By now, virtually everybody has heard about the Medicare voucher scheme that House Republicans want to implement starting in 2022. Instead of getting comprehensive, government-run insurance, seniors would have to enroll in private insurance, using a federal subsidy too skimpy to pay for adequate coverage. According to estimates from the Congressional Budget Office, seniors would become responsible for about two-thirds of their personal medical expenses. Many seniors would endure significant hardship as a result.
But that’s not the only Medicare change in the House Republican budget. Under current law, you become eligible for Medicare on the day you turn 65. If the Republicans get their way, you wouldn’t become eligible for the new Medicare voucher until the day you turn 67.
The change would happen gradually, with the eligibility age rising two months every year, starting in 2022. And, in the grand scheme of things, it’s not like that many people are between the ages of 65 and 67 anyway. But think for a second about who those people are–and the insurance options they’d have available to them without Medicare.
Remember, the House Republican budget would also repeal the Affordable Care Act. That would leave insurance companies free to charge higher premiums, restrict benefits, or deny coverage altogether to individual applicants who have pre-existing conditions. Given the relatively high incidence of conditions like hypertension, arthritis, and vision problems among older Americans, it’s safe to assume many seniors would have trouble finding affordable coverage–if, indeed, they could find coverage at all.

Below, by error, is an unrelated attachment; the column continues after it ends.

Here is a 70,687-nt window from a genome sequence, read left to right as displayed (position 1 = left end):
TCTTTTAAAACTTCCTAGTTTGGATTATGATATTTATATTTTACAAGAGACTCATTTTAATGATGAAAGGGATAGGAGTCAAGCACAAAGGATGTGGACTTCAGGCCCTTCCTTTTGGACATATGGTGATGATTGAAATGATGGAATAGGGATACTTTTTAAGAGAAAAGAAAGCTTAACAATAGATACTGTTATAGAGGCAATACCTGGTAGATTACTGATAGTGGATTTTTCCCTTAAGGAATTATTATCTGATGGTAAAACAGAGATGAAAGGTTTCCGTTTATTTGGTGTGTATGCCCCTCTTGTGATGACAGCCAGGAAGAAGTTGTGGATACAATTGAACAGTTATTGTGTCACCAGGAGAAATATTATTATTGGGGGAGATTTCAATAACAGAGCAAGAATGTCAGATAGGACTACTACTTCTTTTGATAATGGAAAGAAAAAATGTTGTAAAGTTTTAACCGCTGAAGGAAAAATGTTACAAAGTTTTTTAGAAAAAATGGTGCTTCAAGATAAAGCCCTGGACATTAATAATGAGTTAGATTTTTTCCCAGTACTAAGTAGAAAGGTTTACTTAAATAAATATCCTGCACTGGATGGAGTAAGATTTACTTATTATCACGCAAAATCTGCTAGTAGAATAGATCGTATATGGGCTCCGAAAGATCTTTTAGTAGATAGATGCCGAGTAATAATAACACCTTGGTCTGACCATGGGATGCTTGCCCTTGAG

To be sure, pre-existing conditions wouldn’t affect older Americans who could get coverage from large employers, either as current workers or younger retirees. That’s how most “younger seniors” get insurance now. But the addition of so many 65- and 66-year-olds to employer insurance plans would raise benefits costs for businesses and, eventually, their workers. In the late 1990s, when politicians last talked seriously about raising the Medicare eligibility, Hewitt’s Frank McArdle ran the numbers for the Kaiser Family Foundation and determined that
Raising the Medicare eligibility age to 67 would mean that plan costs for a 65-year-old retiree could be two to four times higher (depending on plan design) for each year of coverage without Medicare.
For a typical large company with a predominately younger workforce, the employer’s actuarial cost for lifetime retiree health benefits would rise about 16 percent (18 percent for a large employer with an older workforce).
That was more than a decade ago, obviously. And, as far as I can tell, nobody has crunched the numbers on how this year’s Republican budget would affect 65- and 66-year-olds specifically. But in a 2003 study eventually published in Health Affairs, Urban Institute researchers Amy J. Davidoff and Richard W. Johnson concluded that simply raising the eligibility age for Medicare
would leave about 9 percent of [65- and 66-year-olds] uninsured, while another 11 percent would be underinsured because they could only afford limited nongroup policies.
And that’s actually a best case scenario, since employer insurance has become less available since that study appeared and because the House Republicans would reduce funding to Medicaid, which is the primary safety net for the poor.
So just to sum up: Raising the age at which Americans become eligible for Medicare, or whatever program Republicans put in its place, would make health insurance more expensive for businesses, workers, and their employees, all while leaving one-fifth of future 65- and 66-year-olds with too little insurance or none at all. And oh, by the way, this is all part of a Republican budget that enacts huge tax breaks for the wealthy. You don’t have to be a senior citizen to get grumpy about that.